How is Law Firm Profitability Measured?
PART II - Cost Allocation
In professional services industries, such as legal, the revenue side of the profitability equation is usually easy enough – multiply billable hours for the practice, office, employee etc. by the applicable billable hour rate to determine revenue. This can be measured by fees worked, fees billed, or fees collected [See Part I for more details]. But, how do you allocate costs to a practice, office, or employee to determine if they are profitable?
An important part of calculating profitability is determining how to allocate organizational expenses to fee earners and which expenses to include. Are all costs divided equally by attorney? Should costs vary by location and title? What about marketing costs or secretarial costs – are those divided equally? Many attorneys would say it depends on use of those functions (i.e. “I never use my secretary, my costs should reflect that”, “I draft my own RFP responses and never use the Marketing Team, you shouldn’t increase my cost for them if I don’t use them”). But how do you practically measure that? What about high volume/lower fee practices (e.g. labor and employment) and lower volume/higher fee practices (e.g. employee benefits).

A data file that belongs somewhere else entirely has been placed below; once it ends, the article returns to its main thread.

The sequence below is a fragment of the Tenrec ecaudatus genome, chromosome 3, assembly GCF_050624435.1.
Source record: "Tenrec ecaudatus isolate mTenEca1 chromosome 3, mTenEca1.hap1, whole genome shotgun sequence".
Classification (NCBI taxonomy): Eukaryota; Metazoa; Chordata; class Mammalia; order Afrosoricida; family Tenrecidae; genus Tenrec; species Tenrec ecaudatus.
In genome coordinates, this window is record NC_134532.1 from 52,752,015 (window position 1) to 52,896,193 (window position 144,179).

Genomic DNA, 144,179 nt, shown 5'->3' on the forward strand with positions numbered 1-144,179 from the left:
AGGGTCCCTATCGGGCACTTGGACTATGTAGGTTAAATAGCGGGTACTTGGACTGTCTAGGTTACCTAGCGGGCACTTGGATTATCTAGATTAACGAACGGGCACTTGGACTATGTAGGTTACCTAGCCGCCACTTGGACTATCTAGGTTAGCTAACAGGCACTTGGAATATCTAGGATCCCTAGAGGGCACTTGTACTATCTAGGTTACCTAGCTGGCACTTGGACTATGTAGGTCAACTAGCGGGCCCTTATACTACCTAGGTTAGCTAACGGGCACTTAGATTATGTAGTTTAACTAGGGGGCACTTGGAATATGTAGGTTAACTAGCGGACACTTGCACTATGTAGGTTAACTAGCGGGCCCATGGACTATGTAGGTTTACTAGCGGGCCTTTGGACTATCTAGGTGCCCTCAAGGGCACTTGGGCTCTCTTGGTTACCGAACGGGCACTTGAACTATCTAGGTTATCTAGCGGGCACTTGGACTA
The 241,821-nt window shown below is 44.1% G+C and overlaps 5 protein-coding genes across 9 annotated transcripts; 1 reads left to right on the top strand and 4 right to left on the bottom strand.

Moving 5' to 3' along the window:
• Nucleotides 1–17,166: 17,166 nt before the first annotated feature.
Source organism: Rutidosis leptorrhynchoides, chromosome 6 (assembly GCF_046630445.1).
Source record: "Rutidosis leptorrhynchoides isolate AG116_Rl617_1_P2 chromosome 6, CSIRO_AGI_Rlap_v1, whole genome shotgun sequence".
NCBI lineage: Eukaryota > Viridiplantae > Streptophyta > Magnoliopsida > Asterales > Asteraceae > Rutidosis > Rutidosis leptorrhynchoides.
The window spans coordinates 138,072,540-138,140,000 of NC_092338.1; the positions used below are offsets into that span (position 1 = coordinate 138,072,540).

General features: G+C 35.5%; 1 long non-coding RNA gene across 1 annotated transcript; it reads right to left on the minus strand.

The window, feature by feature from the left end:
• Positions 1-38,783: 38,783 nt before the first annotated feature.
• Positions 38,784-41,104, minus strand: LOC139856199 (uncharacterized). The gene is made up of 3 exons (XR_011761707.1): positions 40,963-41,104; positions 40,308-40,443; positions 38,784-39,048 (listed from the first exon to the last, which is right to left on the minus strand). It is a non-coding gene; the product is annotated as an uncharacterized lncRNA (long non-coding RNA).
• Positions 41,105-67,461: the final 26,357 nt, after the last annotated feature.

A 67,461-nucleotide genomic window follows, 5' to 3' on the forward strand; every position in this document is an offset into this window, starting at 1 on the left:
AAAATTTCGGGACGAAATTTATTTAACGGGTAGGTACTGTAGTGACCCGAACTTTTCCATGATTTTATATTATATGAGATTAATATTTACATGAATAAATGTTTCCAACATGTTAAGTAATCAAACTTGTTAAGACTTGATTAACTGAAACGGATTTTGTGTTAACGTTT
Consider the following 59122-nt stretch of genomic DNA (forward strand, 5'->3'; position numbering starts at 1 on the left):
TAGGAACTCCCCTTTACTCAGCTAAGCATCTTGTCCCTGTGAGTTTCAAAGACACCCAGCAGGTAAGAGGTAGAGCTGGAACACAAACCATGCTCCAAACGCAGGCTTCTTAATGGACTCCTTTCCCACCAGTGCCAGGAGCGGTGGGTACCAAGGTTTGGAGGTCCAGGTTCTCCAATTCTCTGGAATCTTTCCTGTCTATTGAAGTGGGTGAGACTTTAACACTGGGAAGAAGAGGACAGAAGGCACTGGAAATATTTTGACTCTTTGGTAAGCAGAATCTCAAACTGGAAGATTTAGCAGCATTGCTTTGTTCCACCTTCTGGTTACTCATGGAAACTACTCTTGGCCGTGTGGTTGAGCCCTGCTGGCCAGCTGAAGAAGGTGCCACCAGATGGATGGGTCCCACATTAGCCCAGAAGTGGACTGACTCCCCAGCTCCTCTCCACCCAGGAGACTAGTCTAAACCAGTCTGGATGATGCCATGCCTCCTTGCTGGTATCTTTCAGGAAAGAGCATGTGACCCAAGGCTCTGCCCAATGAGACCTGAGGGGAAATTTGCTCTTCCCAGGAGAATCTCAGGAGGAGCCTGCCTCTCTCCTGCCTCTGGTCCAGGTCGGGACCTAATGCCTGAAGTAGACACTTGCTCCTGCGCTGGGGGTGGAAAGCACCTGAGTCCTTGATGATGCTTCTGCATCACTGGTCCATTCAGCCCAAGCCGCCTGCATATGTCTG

What Expenses Should be Included?
You can start to see the cost side of the equation can get complicated quickly. Just as accounting is both an art and a science, cost allocation is both too (and falls within the accounting/finance function). While many resources exist that describe the intent of a robust cost allocation model and common practices, they typical are tailored towards public companies and rarely towards professional services organizations.
Although firms take different approaches on including or excluding partner compensation, it is commonly recognized that all other expenses should be included in the cost allocation methodology. Since non-partner fee-earner compensation likely accounts for at least 20% of firm expenses, counsel, associate, and paralegal compensation should be included as an expense, otherwise the predictive value of the profitability metrics would be very low.
Should Partner Compensation Be Included as an Expense?
It depends on what the profitability model is attempting to measure and or/predict. If the profitability model is intended to measure excess distributions (distributions to equity partners after all other compensation and expenses have been paid), then it should include ALL expenses (including partner compensation) [Let’s call this Method 1].
On the other hand, if the profitability model is intended to predict the portion of all revenue available for distribution to partners (including their “base” compensation), partner compensation would be left out of the methodology. [Let’s call this Method 2]